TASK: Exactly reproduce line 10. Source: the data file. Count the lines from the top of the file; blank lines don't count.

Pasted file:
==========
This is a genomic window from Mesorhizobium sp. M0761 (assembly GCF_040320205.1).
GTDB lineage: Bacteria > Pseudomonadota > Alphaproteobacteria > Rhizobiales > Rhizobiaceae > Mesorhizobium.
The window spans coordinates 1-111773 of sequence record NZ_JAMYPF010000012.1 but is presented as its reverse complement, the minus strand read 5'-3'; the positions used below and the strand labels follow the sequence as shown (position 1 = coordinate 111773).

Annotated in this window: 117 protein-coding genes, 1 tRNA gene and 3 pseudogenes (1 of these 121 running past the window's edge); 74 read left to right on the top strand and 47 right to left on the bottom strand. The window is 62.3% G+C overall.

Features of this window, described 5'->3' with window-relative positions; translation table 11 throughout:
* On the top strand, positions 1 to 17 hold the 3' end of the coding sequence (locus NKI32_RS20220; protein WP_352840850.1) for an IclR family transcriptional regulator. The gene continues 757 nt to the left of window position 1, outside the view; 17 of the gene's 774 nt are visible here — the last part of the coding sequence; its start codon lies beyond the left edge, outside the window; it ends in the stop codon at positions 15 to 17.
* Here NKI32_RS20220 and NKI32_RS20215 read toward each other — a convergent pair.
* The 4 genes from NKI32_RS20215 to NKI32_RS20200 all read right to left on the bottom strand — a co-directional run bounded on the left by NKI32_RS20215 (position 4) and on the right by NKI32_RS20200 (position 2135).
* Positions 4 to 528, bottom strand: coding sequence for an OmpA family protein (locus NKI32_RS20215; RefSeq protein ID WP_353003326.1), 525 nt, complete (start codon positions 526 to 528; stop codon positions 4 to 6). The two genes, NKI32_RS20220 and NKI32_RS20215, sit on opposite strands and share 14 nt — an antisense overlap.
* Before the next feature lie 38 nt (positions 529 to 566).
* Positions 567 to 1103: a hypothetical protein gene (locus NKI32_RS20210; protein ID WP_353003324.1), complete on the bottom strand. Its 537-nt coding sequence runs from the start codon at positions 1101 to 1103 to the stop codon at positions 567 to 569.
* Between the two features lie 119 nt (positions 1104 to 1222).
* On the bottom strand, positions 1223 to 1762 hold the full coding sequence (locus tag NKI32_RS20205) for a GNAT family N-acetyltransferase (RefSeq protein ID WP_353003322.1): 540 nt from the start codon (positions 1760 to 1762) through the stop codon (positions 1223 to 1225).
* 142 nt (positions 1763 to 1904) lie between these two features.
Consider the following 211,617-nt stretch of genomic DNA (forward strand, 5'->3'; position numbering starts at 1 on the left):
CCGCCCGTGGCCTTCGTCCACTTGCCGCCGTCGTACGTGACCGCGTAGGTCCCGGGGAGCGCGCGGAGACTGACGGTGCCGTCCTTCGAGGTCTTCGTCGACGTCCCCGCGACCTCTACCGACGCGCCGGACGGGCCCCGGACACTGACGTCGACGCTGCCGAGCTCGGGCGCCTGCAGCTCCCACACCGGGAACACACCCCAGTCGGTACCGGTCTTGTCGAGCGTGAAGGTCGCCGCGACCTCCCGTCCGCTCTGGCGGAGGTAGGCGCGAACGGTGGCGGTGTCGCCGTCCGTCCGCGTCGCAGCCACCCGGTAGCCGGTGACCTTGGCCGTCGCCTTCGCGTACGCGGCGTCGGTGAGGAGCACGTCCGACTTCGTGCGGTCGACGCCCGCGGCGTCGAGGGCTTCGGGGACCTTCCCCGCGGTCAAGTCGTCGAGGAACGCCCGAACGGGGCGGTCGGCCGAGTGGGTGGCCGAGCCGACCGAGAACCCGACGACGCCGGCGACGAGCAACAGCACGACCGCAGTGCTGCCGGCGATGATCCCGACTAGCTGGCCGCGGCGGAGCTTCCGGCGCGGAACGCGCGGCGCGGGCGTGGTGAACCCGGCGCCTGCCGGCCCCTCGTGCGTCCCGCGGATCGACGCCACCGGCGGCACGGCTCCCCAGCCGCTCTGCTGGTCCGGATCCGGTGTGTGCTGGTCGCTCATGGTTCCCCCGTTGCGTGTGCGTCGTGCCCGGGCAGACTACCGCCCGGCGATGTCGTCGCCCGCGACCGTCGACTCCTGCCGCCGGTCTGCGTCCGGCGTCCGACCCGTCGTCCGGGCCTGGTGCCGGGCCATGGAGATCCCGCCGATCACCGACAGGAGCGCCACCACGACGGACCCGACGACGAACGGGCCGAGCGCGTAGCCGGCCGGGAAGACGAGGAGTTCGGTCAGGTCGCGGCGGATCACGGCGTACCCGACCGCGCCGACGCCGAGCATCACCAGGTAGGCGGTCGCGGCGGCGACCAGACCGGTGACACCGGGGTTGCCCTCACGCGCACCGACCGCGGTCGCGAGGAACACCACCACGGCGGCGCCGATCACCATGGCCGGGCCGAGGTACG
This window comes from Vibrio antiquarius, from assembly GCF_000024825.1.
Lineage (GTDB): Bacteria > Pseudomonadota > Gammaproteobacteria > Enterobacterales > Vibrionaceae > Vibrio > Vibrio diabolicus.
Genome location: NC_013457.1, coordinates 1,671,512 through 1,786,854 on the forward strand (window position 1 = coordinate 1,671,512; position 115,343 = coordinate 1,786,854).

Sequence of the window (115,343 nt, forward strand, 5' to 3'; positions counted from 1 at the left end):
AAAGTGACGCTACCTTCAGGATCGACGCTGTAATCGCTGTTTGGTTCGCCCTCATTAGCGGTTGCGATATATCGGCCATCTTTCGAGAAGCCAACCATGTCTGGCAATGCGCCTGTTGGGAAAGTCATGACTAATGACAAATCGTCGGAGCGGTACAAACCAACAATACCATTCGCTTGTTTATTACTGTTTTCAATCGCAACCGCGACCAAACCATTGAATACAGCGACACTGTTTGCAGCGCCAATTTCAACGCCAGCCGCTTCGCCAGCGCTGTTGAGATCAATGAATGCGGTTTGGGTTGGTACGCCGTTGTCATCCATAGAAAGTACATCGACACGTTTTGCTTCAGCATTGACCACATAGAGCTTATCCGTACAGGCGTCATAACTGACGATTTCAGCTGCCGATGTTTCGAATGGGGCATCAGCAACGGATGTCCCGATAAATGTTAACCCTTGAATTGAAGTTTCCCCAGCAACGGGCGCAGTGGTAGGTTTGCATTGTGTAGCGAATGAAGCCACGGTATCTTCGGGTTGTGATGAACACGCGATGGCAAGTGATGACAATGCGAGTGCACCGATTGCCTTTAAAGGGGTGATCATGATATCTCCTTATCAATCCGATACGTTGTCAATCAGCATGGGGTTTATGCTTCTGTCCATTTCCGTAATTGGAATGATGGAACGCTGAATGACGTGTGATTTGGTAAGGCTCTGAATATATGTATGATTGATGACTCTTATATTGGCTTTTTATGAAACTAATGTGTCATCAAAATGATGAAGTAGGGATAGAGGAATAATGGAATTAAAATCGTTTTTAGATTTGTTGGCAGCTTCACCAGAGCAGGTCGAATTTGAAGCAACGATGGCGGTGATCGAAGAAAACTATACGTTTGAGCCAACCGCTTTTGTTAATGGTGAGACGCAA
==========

* Before the next feature lie 38 nt (positions 529 to 566).